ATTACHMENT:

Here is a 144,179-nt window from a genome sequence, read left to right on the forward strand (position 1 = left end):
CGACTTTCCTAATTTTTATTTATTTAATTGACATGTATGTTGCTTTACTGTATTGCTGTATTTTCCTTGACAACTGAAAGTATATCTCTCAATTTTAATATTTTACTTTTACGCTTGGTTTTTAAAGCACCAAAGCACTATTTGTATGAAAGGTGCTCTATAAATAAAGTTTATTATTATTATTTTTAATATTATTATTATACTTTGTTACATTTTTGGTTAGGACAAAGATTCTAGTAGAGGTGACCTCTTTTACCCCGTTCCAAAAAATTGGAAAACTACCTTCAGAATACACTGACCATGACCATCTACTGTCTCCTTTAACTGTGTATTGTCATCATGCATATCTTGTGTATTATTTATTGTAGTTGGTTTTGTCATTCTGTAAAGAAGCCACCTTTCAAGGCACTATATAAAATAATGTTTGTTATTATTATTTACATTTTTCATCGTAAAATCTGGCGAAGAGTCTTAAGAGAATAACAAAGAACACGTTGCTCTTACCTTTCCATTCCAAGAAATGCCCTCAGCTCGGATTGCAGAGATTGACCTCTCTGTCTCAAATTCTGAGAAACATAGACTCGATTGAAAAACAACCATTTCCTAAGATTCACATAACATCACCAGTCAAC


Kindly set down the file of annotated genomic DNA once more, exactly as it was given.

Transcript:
Here is a 144,179-nt window from a genome sequence, read left to right on the forward strand (position 1 = left end):
CGACTTTCCTAATTTTTATTTATTTAATTGACATGTATGTTGCTTTACTGTATTGCTGTATTTTCCTTGACAACTGAAAGTATATCTCTCAATTTTAATATTTTACTTTTACGCTTGGTTTTTAAAGCACCAAAGCACTATTTGTATGAAAGGTGCTCTATAAATAAAGTTTATTATTATTATTTTTAATATTATTATTATACTTTGTTACATTTTTGGTTAGGACAAAGATTCTAGTAGAGGTGACCTCTTTTACCCCGTTCCAAAAAATTGGAAAACTACCTTCAGAATACACTGACCATGACCATCTACTGTCTCCTTTAACTGTGTATTGTCATCATGCATATCTTGTGTATTATTTATTGTAGTTGGTTTTGTCATTCTGTAAAGAAGCCACCTTTCAAGGCACTATATAAAATAATGTTTGTTATTATTATTTACATTTTTCATCGTAAAATCTGGCGAAGAGTCTTAAGAGAATAACAAAGAACACGTTGCTCTTACCTTTCCATTCCAAGAAATGCCCTCAGCTCGGATTGCAGAGATTGACCTCTCTGTCTCAAATTCTGAGAAACATAGACTCGATTGAAAAACAACCATTTCCTAAGATTCACATAACATCACCAGTCAAC